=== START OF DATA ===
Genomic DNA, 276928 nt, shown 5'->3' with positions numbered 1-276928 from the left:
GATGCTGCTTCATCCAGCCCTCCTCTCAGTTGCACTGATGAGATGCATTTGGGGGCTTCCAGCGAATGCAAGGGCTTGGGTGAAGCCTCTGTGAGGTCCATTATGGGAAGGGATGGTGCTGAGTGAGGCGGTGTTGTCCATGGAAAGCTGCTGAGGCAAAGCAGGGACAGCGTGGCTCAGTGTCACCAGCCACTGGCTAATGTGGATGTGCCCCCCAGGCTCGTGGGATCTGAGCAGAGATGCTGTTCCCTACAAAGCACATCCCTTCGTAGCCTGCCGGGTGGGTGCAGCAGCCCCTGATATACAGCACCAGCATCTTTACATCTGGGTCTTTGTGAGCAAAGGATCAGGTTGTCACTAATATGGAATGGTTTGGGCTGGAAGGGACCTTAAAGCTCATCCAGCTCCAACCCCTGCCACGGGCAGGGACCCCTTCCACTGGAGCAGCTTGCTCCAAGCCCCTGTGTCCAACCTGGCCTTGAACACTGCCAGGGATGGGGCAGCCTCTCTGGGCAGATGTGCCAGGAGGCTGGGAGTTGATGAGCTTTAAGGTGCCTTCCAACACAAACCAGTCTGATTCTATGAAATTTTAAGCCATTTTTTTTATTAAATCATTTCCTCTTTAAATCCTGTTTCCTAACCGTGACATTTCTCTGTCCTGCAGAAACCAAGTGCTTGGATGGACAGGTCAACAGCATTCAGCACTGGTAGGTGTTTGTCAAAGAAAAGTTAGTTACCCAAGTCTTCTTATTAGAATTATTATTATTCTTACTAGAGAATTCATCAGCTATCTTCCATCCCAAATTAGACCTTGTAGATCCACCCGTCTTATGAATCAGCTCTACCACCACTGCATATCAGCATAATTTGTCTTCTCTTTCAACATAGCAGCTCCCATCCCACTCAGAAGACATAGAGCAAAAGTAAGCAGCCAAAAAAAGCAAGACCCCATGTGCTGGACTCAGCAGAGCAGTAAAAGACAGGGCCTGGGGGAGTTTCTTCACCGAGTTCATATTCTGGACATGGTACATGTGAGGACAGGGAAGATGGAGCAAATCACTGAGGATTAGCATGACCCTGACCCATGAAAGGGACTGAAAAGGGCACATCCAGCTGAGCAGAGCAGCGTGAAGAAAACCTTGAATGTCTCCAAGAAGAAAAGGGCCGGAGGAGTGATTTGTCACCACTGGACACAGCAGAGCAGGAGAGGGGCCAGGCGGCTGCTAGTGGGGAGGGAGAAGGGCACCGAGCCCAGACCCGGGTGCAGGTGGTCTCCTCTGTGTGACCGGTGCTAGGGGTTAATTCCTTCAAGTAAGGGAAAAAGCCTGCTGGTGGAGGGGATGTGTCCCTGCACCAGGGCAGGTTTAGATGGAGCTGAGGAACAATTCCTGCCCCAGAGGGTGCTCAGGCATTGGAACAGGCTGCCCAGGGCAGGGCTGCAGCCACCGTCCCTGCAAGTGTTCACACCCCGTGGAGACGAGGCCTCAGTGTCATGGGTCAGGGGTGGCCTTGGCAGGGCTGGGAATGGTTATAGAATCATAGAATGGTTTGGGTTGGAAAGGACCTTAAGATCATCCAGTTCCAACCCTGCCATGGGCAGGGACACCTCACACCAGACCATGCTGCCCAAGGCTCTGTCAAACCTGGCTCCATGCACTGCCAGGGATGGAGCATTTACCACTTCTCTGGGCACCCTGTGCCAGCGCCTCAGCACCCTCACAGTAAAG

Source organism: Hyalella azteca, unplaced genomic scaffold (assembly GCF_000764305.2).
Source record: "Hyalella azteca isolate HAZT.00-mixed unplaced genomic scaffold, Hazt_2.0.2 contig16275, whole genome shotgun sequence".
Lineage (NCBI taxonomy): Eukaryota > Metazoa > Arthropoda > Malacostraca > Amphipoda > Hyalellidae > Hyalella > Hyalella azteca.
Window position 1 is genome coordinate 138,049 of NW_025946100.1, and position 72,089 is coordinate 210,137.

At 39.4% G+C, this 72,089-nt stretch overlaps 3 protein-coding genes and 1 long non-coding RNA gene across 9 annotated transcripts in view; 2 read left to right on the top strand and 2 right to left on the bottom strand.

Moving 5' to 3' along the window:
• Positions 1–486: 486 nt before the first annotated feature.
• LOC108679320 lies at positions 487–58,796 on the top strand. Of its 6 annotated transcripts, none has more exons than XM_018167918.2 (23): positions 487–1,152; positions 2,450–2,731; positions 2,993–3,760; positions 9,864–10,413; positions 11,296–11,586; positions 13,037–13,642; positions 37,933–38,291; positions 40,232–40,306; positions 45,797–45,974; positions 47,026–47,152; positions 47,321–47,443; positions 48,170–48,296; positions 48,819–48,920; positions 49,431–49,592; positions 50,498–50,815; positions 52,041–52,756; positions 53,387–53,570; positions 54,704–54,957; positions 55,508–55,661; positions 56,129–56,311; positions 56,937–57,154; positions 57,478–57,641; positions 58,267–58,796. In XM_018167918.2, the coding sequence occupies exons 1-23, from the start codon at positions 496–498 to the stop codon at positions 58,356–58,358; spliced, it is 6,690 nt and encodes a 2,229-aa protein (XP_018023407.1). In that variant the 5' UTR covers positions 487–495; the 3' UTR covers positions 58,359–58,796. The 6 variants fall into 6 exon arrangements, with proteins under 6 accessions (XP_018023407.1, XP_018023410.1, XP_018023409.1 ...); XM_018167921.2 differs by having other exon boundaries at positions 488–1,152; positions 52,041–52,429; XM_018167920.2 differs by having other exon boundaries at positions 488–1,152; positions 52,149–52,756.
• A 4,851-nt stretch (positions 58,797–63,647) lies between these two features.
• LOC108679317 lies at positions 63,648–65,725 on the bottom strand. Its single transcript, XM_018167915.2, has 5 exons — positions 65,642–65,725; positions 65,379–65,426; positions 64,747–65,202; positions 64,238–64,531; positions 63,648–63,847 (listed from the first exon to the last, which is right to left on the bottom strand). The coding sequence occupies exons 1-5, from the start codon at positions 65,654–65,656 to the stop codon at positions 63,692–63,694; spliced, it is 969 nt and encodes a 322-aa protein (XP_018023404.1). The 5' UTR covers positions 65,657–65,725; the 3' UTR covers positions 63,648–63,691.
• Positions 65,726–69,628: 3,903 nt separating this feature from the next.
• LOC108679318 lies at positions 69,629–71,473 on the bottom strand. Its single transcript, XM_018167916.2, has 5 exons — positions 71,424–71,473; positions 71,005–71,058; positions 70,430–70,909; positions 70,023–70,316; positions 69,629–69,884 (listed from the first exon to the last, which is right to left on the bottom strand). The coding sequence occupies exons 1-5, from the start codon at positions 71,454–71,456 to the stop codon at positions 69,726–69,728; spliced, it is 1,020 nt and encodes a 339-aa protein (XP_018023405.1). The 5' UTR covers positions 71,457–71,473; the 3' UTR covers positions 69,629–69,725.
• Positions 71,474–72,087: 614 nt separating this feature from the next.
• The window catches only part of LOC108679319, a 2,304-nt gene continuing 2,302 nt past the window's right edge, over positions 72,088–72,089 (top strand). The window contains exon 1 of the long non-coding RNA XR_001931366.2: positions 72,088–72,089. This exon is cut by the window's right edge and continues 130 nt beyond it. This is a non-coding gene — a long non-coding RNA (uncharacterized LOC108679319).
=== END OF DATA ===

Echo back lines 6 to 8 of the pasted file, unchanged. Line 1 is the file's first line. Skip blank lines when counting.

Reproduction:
Window position 1 is genome coordinate 138,049 of NW_025946100.1, and position 72,089 is coordinate 210,137.

At 39.4% G+C, this 72,089-nt stretch overlaps 3 protein-coding genes and 1 long non-coding RNA gene across 9 annotated transcripts in view; 2 read left to right on the top strand and 2 right to left on the bottom strand.

Moving 5' to 3' along the window: